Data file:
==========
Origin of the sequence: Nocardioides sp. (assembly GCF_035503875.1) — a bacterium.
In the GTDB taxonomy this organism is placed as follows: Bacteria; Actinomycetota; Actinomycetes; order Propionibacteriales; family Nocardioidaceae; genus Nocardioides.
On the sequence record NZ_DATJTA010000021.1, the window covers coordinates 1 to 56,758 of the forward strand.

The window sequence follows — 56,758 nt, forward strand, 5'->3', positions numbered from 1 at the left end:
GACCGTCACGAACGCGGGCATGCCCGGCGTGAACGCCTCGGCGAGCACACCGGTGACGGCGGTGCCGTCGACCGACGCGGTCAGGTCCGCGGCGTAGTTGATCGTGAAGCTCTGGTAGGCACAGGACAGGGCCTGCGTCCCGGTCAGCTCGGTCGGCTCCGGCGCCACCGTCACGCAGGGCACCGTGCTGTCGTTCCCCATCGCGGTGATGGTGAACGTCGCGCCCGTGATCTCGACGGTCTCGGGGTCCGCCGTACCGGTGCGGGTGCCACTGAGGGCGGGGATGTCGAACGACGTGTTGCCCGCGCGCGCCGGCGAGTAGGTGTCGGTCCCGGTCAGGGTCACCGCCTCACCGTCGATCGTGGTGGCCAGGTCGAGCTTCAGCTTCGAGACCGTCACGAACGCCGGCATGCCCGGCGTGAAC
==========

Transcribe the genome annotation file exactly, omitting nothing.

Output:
Origin of the sequence: Nocardioides sp. (assembly GCF_035503875.1) — a bacterium.
In the GTDB taxonomy this organism is placed as follows: Bacteria; Actinomycetota; Actinomycetes; order Propionibacteriales; family Nocardioidaceae; genus Nocardioides.
On the sequence record NZ_DATJTA010000021.1, the window covers coordinates 1 to 56,758 of the forward strand.

The window sequence follows — 56,758 nt, forward strand, 5'->3', positions numbered from 1 at the left end:
GACCGTCACGAACGCGGGCATGCCCGGCGTGAACGCCTCGGCGAGCACACCGGTGACGGCGGTGCCGTCGACCGACGCGGTCAGGTCCGCGGCGTAGTTGATCGTGAAGCTCTGGTAGGCACAGGACAGGGCCTGCGTCCCGGTCAGCTCGGTCGGCTCCGGCGCCACCGTCACGCAGGGCACCGTGCTGTCGTTCCCCATCGCGGTGATGGTGAACGTCGCGCCCGTGATCTCGACGGTCTCGGGGTCCGCCGTACCGGTGCGGGTGCCACTGAGGGCGGGGATGTCGAACGACGTGTTGCCCGCGCGCGCCGGCGAGTAGGTGTCGGTCCCGGTCAGGGTCACCGCCTCACCGTCGATCGTGGTGGCCAGGTCGAGCTTCAGCTTCGAGACCGTCACGAACGCCGGCATGCCCGGCGTGAAC